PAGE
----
Residents and commuters can notify DDOT about potholes in a variety of ways:

1) Call the Mayor’s Call Center at 311,

2) Use the Online Service Request Center at 311.dc.gov,

3) Send a tweet to twitter.com/DDOTDC,

4) Email Potholepalooza@dc.gov, or

5) Use the District’s new DC311 smartphone application.

 

Those who report potholes should identify the precise location of the hazard, including the correct quadrant (Northwest, Northeast, Southeast, Southwest) of the District. They should provide as much detail as possible about the hazard, including the approximate size and depth of the pothole. DDOT crews will also be out and about proactively identifying potholes.

 

How is a pothole repaired?

Road crews fix a pothole by filling it with replacement pavement material. Cold patches are used for small potholes in low-traffic areas because they can be quickly applied. Hot asphalt is used in high-traffic areas or on large potholes, because it will hold much more effectively. If the road has become pitted with potholes, it may need to be resurfaced. Resurfacing a roadway involves stripping the upper layers of asphalt off, roughening the bottom layers, and applying a new upper roadway surface.

BLOG: Report on first meeting with Pedestrian Advisory Council

[Cross-posted at www.willstephensanc.com]

I had my first Pedestrian Advisory Council (PAC) meeting as the Ward 2 representative on Monday, March 24th in Capitol Hill.  The meeting was chaired by Jason Broehm, a former 2B08 resident (from the Meredith).

I learned some interesting details about how the District handles pedestrian safety and enforcement (and traffic safety  and enforcement generally):

  • Traffic Captains:  While the Metropolitan Police Department (MPD) doesn’t have traffic safety division, each police district does have a designated “Traffic Captain.”  The traffic captain from the 7th District attended the PAC meeting.
  • Major Crash Division:  The MPD also has a special division covering “major crashes,” which is defined as crashed which result in a fatality (or may result  in a fatality).  Sergeant Terry Thorne of the major crash division reported at the PAC meeting indetail on the 4 fatal pedestrian-related crashes so far this year – one on the Sousa bridge, one at 13th & I Streets NW, one on I-695, and a construction worker that was killed by falling construction equipment and material when a driver crashed into the construction site.
  • Special Prosecutors:  The District has two special prosecutors for traffic enforcement, paid from grant funding from the U.S. Department of Transportation’s National Highway Traffic Safety Administration (NHTSA).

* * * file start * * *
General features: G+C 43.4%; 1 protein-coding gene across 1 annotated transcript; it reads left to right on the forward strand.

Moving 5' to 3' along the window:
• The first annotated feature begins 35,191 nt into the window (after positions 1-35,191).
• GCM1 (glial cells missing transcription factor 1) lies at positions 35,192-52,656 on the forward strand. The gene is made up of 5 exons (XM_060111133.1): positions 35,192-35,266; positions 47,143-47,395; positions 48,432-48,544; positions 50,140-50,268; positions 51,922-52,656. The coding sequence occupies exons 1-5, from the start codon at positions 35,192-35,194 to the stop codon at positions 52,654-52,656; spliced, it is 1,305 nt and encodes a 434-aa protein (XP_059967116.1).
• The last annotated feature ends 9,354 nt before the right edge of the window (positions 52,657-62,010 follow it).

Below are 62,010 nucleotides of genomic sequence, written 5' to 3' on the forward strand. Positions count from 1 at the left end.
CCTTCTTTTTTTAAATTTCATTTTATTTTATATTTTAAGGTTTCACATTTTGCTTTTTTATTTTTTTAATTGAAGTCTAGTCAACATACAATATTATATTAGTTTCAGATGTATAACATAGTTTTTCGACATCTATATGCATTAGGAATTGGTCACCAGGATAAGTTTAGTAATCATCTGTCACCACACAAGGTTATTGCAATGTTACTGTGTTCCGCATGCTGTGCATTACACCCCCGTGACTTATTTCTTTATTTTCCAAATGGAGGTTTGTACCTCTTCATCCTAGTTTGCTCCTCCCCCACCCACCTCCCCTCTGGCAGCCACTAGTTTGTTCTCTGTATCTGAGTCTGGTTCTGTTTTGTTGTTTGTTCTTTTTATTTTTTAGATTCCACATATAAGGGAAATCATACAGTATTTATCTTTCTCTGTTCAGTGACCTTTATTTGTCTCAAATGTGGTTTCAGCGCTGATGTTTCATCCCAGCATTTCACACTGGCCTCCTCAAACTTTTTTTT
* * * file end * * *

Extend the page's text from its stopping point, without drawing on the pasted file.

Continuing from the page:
The PAC is split up into two committees, a “Walking Environment Committee” and an “Enforcement and Education Committee.”   The report from the Walking Environment Committee had some interesting items:

  • Sidewalk Repair Backlog:  The District Department of Transportation (DDOT) has an $18 million backlog of sidewalk repairs, which the Mayor covers in his FY 2015 budget.
  • Traffic Signal Optimization:  DDOT is going to be posting a new PowerPoint presentation on traffic signal optimization, including data collected at hundreds of intersections (# of pedestrians, # of right turns, etc.).  The report will not deal with Leading Pedestrian Intervals (LPIs), where pedestrians are given a few seconds to begin walking before turning cars are given a green light.
  • ANC / DDOT / PAC Collaboration.  The Committee Chair, Marlene Berlin, would like to focus on collaboration with ANCs.  There is an ANC in Ward 6 that has a particularly good relationship with DDOT, and representatives from that ANC and DDOT representatives are going to talk about this at the next meeting.

Regarding the PAC itself, there were a few items of note from the March meeting:

  • The full PAC meets every other month, with Committees meeting in the off months.
  • The last PAC vacancy (Council Chair Phil Mendelson’s appointee) should be filled shortly.
  • The PAC has access to some limited funding through DDOT.
  • The PAC just hired a part-time program/administrative associate.

I’ll be joining the “Walking Environment Committee,” which is going to be discussing ANC collaboration and outreach at its April meeting.  If you have any comments or questions related to pedestrian issues, please let me know (willstephensanc2b08@gmail.com).